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Backup your data and devices

Learn how to backup your data and devices as a safety net against cybercrime.

Most of us have experienced the stress of losing our data. 

If your device is lost, stolen or damaged, you’ll no longer be able to access your work, photos or files. 

That is, unless you’ve backed up your data and devices.  

Making backups is an easy way to protect your most important information.  

Read on to learn how to backup your data and devices. 

What is a backup? 

A backup (also spelled ‘back up’) is a copy of your data that’s taken and stored to use in case your data is ever lost, stolen or damaged. 

Data refers to all the files on your computer and devices, like your mobile phone. It can include:

  • photos
  • documents
  • personal information.

An easy way to think about backups is that it’s like making a photocopy of an important document. Even if you lose the original document or someone steals it, you still have a photocopy of it you can use.

Why are backups important?

Regularly and securely backing up your data prevents stress during data loss. There's a range of ways you could lose access to your data, including due to cybercrime. 

For example, cybercriminals may use malicious software (called malware) to access your device. Once they have your device, they’ll be able to erase or steal your data.

But cybercrime isn’t the only way you could lose access to your data. Some other common causes of data loss are: 

  • someone stealing your physical device
  • losing or breaking your device
  • accidentally deleting data on your device
  • your data becoming unreadable
  • your hard drive needing to be erased or replaced.

What should I backup?

It's up to you what data you’d like to backup for each device. But it’s a good idea to backup anything that would upset or inconvenience you to lose.  

How do I backup my devices?

There are 3 main ways you can backup your data:

  1. Cloud backup
  2. Backup to an external storage device
  3. A combination of cloud and external storage device backup.

Which type of backup is right for me?

The backup type that’s right for you depends on a range of factors. Weigh up the advantages and disadvantages of each to decide which one works best for you. 

How do I backup different programs and devices?

Different programs and devices will have different processes for backups. Below you’ll find links to help guides for backing up popular programs and devices:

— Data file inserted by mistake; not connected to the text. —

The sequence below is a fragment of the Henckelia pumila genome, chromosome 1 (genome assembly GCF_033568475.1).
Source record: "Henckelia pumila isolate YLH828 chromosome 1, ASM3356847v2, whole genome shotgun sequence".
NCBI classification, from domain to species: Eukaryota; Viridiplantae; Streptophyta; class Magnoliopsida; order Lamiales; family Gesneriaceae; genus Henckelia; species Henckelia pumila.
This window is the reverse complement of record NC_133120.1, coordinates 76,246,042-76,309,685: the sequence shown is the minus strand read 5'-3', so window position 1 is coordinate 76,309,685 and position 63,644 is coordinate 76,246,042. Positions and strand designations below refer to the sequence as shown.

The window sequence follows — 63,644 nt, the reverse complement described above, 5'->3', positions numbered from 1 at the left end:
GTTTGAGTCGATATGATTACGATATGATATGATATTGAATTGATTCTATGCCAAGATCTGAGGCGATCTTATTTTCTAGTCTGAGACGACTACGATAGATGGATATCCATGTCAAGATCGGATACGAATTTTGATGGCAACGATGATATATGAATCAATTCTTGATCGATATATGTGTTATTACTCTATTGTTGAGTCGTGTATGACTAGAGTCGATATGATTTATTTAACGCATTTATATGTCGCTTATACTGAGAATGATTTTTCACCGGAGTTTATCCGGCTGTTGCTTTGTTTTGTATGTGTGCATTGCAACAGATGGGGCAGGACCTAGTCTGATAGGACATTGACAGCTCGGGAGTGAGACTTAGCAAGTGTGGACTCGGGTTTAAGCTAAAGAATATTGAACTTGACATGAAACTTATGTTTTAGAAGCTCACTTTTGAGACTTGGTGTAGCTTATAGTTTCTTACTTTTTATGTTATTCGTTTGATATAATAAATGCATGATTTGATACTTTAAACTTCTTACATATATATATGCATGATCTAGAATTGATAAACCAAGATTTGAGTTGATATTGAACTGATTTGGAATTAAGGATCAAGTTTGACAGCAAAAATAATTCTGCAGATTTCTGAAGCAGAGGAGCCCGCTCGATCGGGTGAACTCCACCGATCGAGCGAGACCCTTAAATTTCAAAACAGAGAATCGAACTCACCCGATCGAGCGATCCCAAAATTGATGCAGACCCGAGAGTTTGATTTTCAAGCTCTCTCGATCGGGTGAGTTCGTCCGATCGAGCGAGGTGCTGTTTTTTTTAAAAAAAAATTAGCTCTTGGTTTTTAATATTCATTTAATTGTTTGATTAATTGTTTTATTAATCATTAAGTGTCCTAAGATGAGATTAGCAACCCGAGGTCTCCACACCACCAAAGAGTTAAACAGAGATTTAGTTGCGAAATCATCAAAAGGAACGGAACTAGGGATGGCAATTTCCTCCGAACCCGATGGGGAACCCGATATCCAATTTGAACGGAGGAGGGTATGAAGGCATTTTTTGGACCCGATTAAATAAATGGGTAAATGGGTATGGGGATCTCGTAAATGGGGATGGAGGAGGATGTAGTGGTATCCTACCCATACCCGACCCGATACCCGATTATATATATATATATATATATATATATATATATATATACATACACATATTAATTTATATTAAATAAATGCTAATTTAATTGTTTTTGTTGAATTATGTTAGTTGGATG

Microsoft Windows backup

Visit Microsoft’s website to learn how to back up and restore your files using Windows 10 and Windows 11 devices.  

Android backup

Visit Google’s Android Help Center to learn how to back up and restore your data on your Android device.

Apple macOS backup

Visit Apple’s website to learn how to back up and restore your data using macOS. 

iPhone, iPad and iPod touch backup

Visit Apple’s website to learn how to back up and restore your data on your iPhone, iPad and iPod touch.   

Backup tips

Here are a few tips that will help you make the most of backing up your data.

Make backups a habit 

Doing regular backups is the best way to make sure your data can be easily recovered if needed. If you’re using an external storage device, put a reminder in your calendar to backup your data. 

Automate the process

Remove the headache of regular backups by using a program or cloud service that provides automatic backups.

Secure your physical backup device

If you choose to use an external storage device, store it somewhere safe like a locked compartment. 

Ideally, store it in a different, off-site location. That way, if the worst happens (for example, if your device is stolen or there’s a fire), you’ll still have access to your backup. 

Make copies of your backups

Keep two copies of your backups and store them in different places. This will give you the peace of mind that your data will be safe if a backup doesn’t work or if your backup gets infected with a virus.  

For example, make cloud backups and external storage device backups.  

It’s wise to make one of these an offline backup (a backup that isn’t connected to any devices or networks). Having an offline backup, such as an external hard drive backup, means you can restore your data even in the event of a malware or virus attack.  

Disconnect when not in use

Disconnect your USB drive or external hard drive from your network or devices when you’ve finished using it.

Test your backups  

While backups work reliably most of the time, there’s a chance that they may not. Testing your backups is a simple way to make sure they’re working as they’re meant to.

Scan using antivirus software before backing up 

If you plan to restore a backup from a physical device, do a scan for viruses first. If you don’t and your device has a virus, you may lose the backup of your data.  

You may already have antivirus software on your device: 

  • Windows. Microsoft Windows 10 and Windows 11 computers come with a built-in antivirus tool called Windows Security 
  • Apple. Apple macOS computers include antivirus software called XProtect. To learn more about macOS security, visit Apple’s website. 
  • Mobile devices (for example, mobile phones, tablets and e-readers). The best way to keep your mobile device secure is to keep that device updated.

For more information, read the Australian Cyber Security Centre's guidance on choosing and using antivirus software.